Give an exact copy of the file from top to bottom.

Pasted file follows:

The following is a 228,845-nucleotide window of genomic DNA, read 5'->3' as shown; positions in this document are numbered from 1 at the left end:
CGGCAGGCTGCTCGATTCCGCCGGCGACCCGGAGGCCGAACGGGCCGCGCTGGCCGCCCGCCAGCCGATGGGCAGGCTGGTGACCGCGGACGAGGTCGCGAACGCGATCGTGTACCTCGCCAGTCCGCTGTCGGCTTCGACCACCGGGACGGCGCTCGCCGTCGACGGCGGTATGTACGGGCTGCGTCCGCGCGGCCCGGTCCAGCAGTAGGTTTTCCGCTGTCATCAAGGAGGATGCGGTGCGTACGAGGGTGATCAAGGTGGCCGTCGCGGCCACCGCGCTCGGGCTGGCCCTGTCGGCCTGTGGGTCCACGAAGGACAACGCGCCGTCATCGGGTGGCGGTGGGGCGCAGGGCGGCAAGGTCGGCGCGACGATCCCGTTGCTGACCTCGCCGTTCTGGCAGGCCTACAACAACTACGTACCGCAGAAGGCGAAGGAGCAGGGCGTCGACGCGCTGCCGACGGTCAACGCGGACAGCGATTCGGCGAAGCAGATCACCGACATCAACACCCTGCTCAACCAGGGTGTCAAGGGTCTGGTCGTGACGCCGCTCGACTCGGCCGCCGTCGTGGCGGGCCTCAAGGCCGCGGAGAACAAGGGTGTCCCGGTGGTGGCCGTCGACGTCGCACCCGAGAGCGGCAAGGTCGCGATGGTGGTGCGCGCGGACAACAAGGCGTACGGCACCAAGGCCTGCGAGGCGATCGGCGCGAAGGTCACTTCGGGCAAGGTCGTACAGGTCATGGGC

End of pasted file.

The following is a 228,845-nucleotide window of genomic DNA, read 5'->3' as shown; positions in this document are numbered from 1 at the left end:
CGGCAGGCTGCTCGATTCCGCCGGCGACCCGGAGGCCGAACGGGCCGCGCTGGCCGCCCGCCAGCCGATGGGCAGGCTGGTGACCGCGGACGAGGTCGCGAACGCGATCGTGTACCTCGCCAGTCCGCTGTCGGCTTCGACCACCGGGACGGCGCTCGCCGTCGACGGCGGTATGTACGGGCTGCGTCCGCGCGGCCCGGTCCAGCAGTAGGTTTTCCGCTGTCATCAAGGAGGATGCGGTGCGTACGAGGGTGATCAAGGTGGCCGTCGCGGCCACCGCGCTCGGGCTGGCCCTGTCGGCCTGTGGGTCCACGAAGGACAACGCGCCGTCATCGGGTGGCGGTGGGGCGCAGGGCGGCAAGGTCGGCGCGACGATCCCGTTGCTGACCTCGCCGTTCTGGCAGGCCTACAACAACTACGTACCGCAGAAGGCGAAGGAGCAGGGCGTCGACGCGCTGCCGACGGTCAACGCGGACAGCGATTCGGCGAAGCAGATCACCGACATCAACACCCTGCTCAACCAGGGTGTCAAGGGTCTGGTCGTGACGCCGCTCGACTCGGCCGCCGTCGTGGCGGGCCTCAAGGCCGCGGAGAACAAGGGTGTCCCGGTGGTGGCCGTCGACGTCGCACCCGAGAGCGGCAAGGTCGCGATGGTGGTGCGCGCGGACAACAAGGCGTACGGCACCAAGGCCTGCGAGGCGATCGGCGCGAAGGTCACTTCGGGCAAGGTCGTACAGGTCATGGGC